The Pacific Film Archive is actively engaged in film preservation, with an emphasis on independent and experimental films, in addition to works pertinent to our collecting priorities.
Over the past decade PFA has been awarded preservation grants by the American Film Institute, the National Endowment for the Arts, the National Film Preservation Foundation (NFPF), and the Women’s Film Preservation Fund. PFA has preserved films by Bruce Baillie, Scott Bartlett, Charles Burnett, Bruce Conner, George Kuchar, Gunvor Nelson, Robert Nelson, Alice Anne Parker, Sidney Peterson, Chick Strand, Trinh T. Minh-ha, and Wayne Wang, among others. Several films preserved by PFA were chosen for inclusion in NFPF’s award-winning DVD sets, Treasures from American Film Archives and Treasures IV: American Avant-Garde Film, 1947-1986. In conjunction with a tribute to the National Center for Experiments in Television (NCET), a groundbreaking artists’ research center that, in the 1960s, explored the use of television and video technology to create lively, abstract visual poetry, PFA preserved over forty videoworks, and continues to preserve outstanding video art. Currently we are preserving a group of avant-garde films and videos as part of PFA’s Radical Light: Alternative Film and Video in the San Francisco Bay Area, 1945–2000 project, which will result in exhibition programs and a book in fall 2010.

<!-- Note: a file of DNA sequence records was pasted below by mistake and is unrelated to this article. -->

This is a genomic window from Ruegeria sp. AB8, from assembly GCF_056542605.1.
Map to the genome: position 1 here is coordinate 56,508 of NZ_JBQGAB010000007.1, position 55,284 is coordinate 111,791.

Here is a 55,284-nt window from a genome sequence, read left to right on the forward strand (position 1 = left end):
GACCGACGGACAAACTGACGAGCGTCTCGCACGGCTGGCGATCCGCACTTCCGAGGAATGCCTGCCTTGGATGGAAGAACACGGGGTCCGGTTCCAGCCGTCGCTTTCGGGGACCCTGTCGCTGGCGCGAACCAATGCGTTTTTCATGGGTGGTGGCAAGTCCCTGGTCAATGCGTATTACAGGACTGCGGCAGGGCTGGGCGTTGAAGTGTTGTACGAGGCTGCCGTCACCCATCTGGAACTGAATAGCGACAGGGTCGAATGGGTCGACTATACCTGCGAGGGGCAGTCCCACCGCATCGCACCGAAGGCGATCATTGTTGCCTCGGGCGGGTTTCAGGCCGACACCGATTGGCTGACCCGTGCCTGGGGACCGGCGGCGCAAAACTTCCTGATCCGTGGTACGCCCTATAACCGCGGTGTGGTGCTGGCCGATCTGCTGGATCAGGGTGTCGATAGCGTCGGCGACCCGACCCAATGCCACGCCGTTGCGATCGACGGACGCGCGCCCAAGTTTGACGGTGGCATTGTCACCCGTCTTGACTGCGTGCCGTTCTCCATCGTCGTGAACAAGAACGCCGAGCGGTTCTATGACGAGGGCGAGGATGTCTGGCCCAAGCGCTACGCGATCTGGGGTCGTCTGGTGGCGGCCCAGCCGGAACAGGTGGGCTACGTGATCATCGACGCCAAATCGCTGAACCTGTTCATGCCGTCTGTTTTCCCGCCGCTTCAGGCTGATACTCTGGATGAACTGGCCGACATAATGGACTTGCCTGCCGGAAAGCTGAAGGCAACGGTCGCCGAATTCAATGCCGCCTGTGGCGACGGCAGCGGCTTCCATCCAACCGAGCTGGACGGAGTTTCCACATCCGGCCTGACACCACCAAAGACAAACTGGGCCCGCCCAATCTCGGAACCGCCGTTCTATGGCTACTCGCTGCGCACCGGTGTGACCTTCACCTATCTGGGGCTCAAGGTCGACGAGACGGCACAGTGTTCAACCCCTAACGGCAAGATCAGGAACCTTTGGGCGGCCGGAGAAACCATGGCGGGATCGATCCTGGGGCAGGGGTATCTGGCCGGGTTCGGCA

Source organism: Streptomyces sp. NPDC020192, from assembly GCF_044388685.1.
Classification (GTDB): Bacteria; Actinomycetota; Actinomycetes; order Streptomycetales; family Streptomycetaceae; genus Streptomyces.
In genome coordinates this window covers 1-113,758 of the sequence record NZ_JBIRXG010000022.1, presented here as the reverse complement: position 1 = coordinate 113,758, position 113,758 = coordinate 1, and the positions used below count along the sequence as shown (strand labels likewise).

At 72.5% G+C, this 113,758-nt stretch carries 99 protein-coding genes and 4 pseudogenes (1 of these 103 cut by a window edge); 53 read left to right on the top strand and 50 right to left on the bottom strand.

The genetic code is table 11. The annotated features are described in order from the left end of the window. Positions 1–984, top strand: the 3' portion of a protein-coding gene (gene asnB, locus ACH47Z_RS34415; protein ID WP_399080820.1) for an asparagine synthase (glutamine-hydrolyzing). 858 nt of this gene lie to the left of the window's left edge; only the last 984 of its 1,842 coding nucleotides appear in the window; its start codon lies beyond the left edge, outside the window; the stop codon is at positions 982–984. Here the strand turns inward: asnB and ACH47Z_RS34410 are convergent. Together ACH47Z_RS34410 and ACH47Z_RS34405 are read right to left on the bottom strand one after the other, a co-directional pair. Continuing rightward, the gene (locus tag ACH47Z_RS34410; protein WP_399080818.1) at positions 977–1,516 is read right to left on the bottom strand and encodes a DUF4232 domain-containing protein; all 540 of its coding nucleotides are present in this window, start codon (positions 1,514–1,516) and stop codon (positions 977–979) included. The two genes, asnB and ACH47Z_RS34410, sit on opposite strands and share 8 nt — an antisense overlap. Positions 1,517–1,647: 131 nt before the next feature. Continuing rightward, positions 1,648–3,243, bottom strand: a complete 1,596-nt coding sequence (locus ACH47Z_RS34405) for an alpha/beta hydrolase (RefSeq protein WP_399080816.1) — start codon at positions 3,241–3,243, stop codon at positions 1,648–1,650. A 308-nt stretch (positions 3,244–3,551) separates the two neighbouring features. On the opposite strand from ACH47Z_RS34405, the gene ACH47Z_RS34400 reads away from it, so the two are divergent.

PFA also undertakes collaborative preservation projects with other archives, such as one in 1993 with the National Film Center, Tokyo, which resulted in the preservation and repatriation of several Japanese nitrate films that had been donated to PFA. With the support of an NFPF Matching Grant and the close collaboration of the Academy Film Archive, PFA is now preserving eight films by Chick Strand.
An essential but often overlooked aspect of film conservation is proper storage, and PFA seeks to work with independent film- and videomakers who may not be able to provide good storage conditions for their film or video originals. Through our selective acceptance of donations or long-term deposits, and preservation when funding permits, PFA provides support to individuals whose work might otherwise be damaged or lost.
PFA recognizes the unique cultural importance of amateur and home movie footage and welcomes inquiries about archiving such materials on a selective basis. We encourage filmmakers to retain their film originals, or donate them to an archive when appropriate, even if transfers to video, DVD, or other media are made. PFA collection staff answer questions about storage, lab services, and other issues related to film conservation. We do not discuss financial appraisals of collections, but may be able to provide references to experts in the field. As members of AMIA (Association of Motion Picture Archivists), PFA staff participate in annual conferences and exchange information with other professionals.
PFA encourages the community to alert us regarding films that may be in danger of disposal or deterioration. Through its role as a regional archive as well as its membership in FIAF (the International Federation of Film Archives), PFA helps to preserve the motion picture heritage so important to us all.